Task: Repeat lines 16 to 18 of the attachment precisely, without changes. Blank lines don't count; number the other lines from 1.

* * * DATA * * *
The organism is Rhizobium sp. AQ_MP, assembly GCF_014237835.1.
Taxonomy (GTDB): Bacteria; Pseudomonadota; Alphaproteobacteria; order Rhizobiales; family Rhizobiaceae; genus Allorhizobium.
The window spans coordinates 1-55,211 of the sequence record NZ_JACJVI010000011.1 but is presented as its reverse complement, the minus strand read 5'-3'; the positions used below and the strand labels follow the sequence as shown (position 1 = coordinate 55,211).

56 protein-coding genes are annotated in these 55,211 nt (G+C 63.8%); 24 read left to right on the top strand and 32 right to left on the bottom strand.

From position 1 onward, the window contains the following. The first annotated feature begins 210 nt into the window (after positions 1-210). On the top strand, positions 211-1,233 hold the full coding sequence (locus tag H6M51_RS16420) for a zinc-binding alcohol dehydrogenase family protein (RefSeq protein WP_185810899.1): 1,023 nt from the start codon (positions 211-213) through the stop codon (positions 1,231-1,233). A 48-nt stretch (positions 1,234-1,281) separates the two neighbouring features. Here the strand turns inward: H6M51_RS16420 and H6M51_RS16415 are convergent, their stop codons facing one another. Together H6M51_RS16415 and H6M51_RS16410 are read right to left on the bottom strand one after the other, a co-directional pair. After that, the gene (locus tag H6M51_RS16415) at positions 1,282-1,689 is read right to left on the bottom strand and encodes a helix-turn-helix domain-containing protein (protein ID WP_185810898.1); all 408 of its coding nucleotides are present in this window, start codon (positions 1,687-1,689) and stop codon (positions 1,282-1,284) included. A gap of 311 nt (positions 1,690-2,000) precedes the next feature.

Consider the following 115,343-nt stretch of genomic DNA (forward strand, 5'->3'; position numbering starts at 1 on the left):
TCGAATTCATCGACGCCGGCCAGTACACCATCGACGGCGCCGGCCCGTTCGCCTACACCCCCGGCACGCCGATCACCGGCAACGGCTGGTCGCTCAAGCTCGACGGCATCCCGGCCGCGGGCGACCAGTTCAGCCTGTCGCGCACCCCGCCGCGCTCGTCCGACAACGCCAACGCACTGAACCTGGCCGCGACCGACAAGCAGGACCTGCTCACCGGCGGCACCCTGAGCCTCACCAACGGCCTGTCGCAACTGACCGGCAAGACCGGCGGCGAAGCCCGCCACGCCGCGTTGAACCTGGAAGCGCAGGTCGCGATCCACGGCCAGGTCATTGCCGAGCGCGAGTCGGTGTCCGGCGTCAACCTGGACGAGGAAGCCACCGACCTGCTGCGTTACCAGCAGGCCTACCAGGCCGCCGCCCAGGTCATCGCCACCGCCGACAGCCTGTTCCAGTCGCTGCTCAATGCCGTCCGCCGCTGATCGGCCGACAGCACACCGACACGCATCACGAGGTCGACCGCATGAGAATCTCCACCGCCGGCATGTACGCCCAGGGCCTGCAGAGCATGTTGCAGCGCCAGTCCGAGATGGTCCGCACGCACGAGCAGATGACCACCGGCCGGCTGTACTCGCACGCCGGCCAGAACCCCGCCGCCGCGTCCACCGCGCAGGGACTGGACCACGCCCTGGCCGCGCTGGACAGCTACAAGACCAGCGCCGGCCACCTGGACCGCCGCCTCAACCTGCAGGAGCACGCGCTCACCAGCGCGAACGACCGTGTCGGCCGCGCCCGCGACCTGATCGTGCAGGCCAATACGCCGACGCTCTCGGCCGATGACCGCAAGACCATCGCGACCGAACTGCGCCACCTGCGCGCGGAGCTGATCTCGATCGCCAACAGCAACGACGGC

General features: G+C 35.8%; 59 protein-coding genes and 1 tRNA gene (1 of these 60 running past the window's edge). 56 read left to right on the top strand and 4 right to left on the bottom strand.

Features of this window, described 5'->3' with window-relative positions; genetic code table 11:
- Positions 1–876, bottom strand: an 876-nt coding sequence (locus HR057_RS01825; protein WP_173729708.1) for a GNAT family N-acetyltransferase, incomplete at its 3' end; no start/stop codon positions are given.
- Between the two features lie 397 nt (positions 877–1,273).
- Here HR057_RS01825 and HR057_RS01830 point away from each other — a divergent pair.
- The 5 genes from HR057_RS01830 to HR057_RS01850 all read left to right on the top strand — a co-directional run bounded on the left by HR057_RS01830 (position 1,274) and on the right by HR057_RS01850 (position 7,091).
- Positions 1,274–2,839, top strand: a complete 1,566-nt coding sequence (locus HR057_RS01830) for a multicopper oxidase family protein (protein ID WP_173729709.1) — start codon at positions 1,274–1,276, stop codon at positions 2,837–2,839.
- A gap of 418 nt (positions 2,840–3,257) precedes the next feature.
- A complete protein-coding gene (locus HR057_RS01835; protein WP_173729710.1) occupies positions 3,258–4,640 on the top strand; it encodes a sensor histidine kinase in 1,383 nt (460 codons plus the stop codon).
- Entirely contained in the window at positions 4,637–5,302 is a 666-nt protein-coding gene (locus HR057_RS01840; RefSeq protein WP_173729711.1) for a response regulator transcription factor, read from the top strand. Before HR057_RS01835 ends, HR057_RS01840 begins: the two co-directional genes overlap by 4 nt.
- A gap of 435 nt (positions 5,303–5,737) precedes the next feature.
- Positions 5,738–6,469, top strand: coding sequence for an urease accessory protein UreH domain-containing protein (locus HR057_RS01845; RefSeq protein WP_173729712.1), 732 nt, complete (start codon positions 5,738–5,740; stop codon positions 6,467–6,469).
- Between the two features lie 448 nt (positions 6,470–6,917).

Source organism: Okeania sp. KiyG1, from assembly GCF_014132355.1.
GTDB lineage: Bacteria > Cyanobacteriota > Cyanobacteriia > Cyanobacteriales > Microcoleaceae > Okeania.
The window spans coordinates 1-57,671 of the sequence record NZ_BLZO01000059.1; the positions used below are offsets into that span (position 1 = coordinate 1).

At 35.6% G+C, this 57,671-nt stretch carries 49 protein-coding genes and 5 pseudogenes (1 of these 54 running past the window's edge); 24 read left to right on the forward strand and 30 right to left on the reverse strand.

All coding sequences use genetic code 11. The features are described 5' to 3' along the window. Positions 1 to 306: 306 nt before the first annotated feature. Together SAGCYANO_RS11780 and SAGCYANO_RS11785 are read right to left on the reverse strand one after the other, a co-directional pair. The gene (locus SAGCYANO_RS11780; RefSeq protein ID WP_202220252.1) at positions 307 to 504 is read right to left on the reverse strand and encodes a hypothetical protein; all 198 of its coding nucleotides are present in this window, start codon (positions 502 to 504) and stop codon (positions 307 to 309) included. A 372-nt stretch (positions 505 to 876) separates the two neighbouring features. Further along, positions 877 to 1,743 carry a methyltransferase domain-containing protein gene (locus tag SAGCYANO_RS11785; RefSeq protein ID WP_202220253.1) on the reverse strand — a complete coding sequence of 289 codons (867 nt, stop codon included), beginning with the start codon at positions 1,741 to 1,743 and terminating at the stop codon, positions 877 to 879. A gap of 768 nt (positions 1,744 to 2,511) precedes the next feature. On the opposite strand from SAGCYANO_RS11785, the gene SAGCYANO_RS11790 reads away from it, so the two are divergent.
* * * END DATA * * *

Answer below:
- A complete protein-coding gene (locus HR057_RS01835; protein WP_173729710.1) occupies positions 3,258–4,640 on the top strand; it encodes a sensor histidine kinase in 1,383 nt (460 codons plus the stop codon).
- Entirely contained in the window at positions 4,637–5,302 is a 666-nt protein-coding gene (locus HR057_RS01840; RefSeq protein WP_173729711.1) for a response regulator transcription factor, read from the top strand. Before HR057_RS01835 ends, HR057_RS01840 begins: the two co-directional genes overlap by 4 nt.
- A gap of 435 nt (positions 5,303–5,737) precedes the next feature.